ASA 124th Meeting New Orleans 1992 October

3aAO17. Acoustic daylight: Theory and numerical simulations for an imaging system using ambient noise in the ocean.

John R. Potter

MPL 0238, Scripps Inst. of Oceanogr., Univ. California at San Diego, 9500 Gilman Dr., La Jolla, CA 92093-0238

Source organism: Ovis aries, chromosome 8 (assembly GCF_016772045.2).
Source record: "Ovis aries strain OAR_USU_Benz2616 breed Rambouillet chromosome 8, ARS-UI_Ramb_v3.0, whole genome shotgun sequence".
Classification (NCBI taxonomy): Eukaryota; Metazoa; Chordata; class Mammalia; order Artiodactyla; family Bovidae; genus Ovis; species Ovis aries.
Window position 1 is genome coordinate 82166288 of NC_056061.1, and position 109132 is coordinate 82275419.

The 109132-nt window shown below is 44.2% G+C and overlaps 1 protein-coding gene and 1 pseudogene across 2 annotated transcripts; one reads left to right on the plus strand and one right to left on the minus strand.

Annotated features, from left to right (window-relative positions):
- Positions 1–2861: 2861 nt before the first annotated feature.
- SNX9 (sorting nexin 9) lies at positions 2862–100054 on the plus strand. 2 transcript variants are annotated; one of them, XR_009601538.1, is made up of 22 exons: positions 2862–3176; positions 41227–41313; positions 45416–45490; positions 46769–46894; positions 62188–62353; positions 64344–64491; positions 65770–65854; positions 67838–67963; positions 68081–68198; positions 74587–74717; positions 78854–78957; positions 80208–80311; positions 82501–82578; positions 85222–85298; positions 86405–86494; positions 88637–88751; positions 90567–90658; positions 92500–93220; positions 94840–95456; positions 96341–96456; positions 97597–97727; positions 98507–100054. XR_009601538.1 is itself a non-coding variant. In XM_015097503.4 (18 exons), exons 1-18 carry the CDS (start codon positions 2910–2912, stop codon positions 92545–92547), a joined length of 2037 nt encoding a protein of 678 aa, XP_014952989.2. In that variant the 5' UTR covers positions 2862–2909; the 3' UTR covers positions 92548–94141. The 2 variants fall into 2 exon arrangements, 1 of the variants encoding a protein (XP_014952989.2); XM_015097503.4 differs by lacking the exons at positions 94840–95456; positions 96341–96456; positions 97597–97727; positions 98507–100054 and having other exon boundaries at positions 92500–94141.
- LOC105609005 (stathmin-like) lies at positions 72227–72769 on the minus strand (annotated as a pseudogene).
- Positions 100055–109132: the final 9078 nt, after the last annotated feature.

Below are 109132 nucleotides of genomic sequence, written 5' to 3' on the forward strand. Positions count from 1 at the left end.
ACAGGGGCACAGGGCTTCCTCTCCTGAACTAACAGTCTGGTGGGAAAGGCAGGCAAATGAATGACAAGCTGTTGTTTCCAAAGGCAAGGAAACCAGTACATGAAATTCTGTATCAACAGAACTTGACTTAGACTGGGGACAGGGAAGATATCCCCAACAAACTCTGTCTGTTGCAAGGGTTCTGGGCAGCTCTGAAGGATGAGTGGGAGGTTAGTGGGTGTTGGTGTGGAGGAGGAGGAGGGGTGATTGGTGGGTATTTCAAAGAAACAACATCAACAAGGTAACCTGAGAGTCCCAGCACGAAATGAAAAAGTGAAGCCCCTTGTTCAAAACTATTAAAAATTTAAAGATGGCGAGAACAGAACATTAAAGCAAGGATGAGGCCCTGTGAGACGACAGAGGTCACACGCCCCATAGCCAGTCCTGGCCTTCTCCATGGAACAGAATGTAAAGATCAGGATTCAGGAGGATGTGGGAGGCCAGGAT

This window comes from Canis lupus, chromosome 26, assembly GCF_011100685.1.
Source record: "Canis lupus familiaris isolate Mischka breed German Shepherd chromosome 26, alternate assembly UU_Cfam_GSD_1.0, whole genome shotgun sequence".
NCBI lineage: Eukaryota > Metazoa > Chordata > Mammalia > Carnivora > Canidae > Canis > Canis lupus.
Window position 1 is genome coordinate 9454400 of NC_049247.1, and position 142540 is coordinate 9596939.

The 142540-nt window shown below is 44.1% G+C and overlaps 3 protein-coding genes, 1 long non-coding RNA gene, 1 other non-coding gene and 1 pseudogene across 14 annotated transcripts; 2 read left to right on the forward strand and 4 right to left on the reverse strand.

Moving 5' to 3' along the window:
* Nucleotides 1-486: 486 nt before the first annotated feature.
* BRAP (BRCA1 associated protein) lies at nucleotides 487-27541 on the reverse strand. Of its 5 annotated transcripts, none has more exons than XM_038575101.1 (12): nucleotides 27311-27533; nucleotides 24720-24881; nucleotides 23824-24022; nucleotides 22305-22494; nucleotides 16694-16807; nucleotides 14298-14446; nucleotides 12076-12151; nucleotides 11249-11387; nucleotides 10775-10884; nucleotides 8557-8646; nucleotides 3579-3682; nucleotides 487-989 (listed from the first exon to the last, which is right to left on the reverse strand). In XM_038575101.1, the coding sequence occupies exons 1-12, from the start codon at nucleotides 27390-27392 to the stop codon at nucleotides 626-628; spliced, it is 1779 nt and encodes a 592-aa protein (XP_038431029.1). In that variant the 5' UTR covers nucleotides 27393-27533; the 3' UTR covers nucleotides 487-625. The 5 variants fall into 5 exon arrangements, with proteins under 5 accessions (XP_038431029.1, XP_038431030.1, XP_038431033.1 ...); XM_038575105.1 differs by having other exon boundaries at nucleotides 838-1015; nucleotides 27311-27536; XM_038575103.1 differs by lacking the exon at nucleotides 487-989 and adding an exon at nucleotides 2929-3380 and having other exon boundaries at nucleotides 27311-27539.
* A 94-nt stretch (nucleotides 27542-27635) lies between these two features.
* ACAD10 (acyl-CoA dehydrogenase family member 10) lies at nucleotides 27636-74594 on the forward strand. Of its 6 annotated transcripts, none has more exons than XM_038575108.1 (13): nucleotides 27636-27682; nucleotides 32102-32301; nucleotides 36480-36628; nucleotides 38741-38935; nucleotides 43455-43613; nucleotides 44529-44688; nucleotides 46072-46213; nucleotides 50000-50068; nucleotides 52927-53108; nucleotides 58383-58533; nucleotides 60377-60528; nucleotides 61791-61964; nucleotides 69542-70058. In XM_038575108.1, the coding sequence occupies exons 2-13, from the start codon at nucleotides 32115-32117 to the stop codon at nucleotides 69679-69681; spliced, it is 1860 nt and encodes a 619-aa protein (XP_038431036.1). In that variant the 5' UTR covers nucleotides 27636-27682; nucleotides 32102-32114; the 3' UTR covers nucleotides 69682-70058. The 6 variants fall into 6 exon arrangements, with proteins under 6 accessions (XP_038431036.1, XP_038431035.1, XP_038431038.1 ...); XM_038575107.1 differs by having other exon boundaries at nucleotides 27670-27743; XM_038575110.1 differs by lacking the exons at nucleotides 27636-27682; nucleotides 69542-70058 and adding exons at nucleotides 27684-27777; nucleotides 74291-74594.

Following a successful pilot experiment for the acoustic daylight concept, it is planned to build a multibeam device to form real-time moving images. In support of this design, it is important to investigate the expected performance as a function of object shape, composition, apparent size and the degree and orientation of anisotropy in the illuminating ambient noise field. With such a large number of variables in the operating environment, a simple scattering model is required for the problem to remain tractable. This paper begins with the Helmholtz--Kirchhoff integral and uses the Fraunhoffer approximation, evaluating the integral by stational phase. This closely parallels the work of Funk and Williams [D. E. Funk and K. L. Williams, J. Acoust. Soc. Am. 91, 2606--2614 (1992)]. The analytic result is then summed numerically over ambient noise sources in a distributed field which result in specular scattering onto the receiver from a numerically specified surface. Some examples of simple analytic results and numerical simulations will be presented. [Work supported by the Office of Naval Research.]